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  • Fishing Report – April ’08

    May arrived in full swing with anglers full of energy and excitement who were looking forward to their Central Belize experience at Belize River Lodge.  We are running a bit behind in getting out the fishing report for April.  Mike intended to write it earlier, but kept excellent notes of angling activity and I intended to send it out last week, yet here we are the middle of May, and busy.  Without further adieu, here is the latest fishing report and we hope that you enjoy it! Also, please remember that space is open for fishing during the summer and fall 2008 and that we are taking bookings for the spring 2009. FISHING REPORT;  BELIZE RIVER LODGE April 6 to MAY 12, 2008 WEATHER was a factor with winds up to 20 knots at times; unusual at this time of year, but our unique fishing locations at BRL afforded all anglers lots of opportunities.  Our extensive mangrove system of cayes protects many of our flats from the winds, and along with the productive Belize and Sibun rivers allowed everyone full fishing days even on the windiest days. BIG TARPON:  Ten big tarpon, size 80-176 pounds were landed during this period.  The largest being 176 pounds by measurement.  All were photographed and successfully released.  Most were caught by fly fishing and a few by spin fishing with lures.  Many, many more big tarpon were seen;  and jumped.  Some anglers had them on for just a few seconds while others had many exciting minutes of heavy action.  These fish were being found anywhere from the nearby mouth of the river, Tarpon Cove and channels all within 25-45 minutes of the lodge or just a few minutes from the M.V. Blue Yonder.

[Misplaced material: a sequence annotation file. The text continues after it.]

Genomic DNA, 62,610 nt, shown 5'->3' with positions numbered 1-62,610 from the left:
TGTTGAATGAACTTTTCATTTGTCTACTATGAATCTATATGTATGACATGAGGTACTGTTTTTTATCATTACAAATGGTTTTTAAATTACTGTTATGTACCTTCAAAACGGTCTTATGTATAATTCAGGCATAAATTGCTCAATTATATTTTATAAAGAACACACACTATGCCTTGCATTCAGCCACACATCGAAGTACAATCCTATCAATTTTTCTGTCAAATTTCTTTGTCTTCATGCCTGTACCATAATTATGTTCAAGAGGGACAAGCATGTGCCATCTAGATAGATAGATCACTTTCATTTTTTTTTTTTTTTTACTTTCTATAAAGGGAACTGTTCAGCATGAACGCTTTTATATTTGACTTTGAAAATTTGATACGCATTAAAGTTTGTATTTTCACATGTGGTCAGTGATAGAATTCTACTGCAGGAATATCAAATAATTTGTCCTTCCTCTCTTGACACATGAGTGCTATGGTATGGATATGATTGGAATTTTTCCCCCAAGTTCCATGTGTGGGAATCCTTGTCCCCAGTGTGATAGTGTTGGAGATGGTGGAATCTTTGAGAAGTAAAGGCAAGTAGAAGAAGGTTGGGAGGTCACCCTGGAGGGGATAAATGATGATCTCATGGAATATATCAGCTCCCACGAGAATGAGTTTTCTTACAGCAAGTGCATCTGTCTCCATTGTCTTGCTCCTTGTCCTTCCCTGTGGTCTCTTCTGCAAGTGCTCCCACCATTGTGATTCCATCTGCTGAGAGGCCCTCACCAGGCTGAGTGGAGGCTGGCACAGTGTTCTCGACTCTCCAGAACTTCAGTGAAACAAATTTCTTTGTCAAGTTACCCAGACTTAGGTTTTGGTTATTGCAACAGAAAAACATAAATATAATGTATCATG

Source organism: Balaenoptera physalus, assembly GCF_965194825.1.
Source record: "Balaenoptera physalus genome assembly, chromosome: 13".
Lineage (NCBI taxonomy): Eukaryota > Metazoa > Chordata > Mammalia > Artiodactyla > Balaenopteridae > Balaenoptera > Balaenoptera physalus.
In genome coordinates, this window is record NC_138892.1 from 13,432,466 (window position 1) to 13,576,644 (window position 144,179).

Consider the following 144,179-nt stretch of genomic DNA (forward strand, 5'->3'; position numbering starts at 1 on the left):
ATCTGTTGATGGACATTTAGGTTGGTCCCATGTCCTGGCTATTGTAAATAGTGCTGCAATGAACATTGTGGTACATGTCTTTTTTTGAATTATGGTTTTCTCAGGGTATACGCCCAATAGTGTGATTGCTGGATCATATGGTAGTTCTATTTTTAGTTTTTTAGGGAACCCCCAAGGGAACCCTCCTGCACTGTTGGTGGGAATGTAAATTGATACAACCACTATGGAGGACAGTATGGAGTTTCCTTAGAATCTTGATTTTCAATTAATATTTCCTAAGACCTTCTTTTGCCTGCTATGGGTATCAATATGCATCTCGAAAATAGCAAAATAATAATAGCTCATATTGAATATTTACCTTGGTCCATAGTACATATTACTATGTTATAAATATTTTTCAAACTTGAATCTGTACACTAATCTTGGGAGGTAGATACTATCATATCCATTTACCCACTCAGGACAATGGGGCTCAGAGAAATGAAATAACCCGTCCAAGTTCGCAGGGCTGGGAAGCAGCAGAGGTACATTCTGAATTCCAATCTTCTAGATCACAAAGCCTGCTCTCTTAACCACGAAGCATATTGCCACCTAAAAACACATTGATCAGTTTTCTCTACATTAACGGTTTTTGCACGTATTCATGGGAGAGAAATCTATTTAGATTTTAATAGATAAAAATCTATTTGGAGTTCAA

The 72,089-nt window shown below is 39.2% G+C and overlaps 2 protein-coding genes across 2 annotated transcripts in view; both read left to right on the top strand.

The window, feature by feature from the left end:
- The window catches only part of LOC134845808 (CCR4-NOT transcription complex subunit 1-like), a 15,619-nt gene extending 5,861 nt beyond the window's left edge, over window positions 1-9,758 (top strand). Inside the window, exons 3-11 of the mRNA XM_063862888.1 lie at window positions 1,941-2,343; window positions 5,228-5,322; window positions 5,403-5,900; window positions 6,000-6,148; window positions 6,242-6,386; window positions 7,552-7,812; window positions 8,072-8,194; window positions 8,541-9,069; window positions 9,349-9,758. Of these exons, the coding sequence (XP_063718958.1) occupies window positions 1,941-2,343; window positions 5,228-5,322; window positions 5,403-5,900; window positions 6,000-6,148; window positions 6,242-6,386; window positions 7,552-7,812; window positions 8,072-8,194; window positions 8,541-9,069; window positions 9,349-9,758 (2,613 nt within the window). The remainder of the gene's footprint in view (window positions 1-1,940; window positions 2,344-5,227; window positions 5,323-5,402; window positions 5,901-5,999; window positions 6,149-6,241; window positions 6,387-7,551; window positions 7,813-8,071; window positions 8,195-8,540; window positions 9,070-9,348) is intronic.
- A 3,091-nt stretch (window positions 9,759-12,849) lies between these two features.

Many more SMALL TARPON, ten to 75 pounds were also caught during this time and along with permit, bonefish and snook, we had a total of eight grand slams landed;  quite an accomplishment for only 5 weeks of fishing. Many guests targeted snook to help fill out their day or slam.  They enjoyed casting to snook - trying to make the perfect cast into the mangroves to lure the snook into taking the fly/lure.  Most SNOOK landed were 5-8 pounds with a few up to 12 and 14 pounds. Lots of PERMIT were seen rolling in with the swells just before breaking on the reef.   Many were caught on the flats just inside the reef or on grass and mud flats.  A large school of about 200-300 permit are being encountered quite regularly.  This school has fish from about 5 to 30 pounds.  They are sometimes just lolling around and show no interest whatsoever to crab patterns expertly presented;  at other times they are feeding and go after anything in sight.  Anglers have enjoyed not only fishing but watching these magnificent fish move across the flat feeding, as many have great stories to tell.  One angler made the perfect cast into the feeding school and got an immediate hook-up.  Excitement ruled; however, he came away frustrated and laughing at the angler's bane, he landed a beautiful snapper, who was feeding among the Permit. Two anglers with little BONEFISH experience each caught 20 bones one morning. They had claimed not to be interested in bonefish but did not pass this up.   Talk about a wonderful experience, they said that many times they had double hook-ups. Ladyfish, Tripple Tails, Barracudas, Jacks and Snappers rounded out our usual variety of species. Over the last two days a father and two sons landed a 70 pound tarpon, fought two other 70 pounders for 38 and 20 minutes and caught several bones, a small snook, some jacks and barracudas.  While the men were fishing, the ladies visited the Belize Zoo, Xunantunich, Cahal Pech, Lamanai and Altun Ha Mayan sites.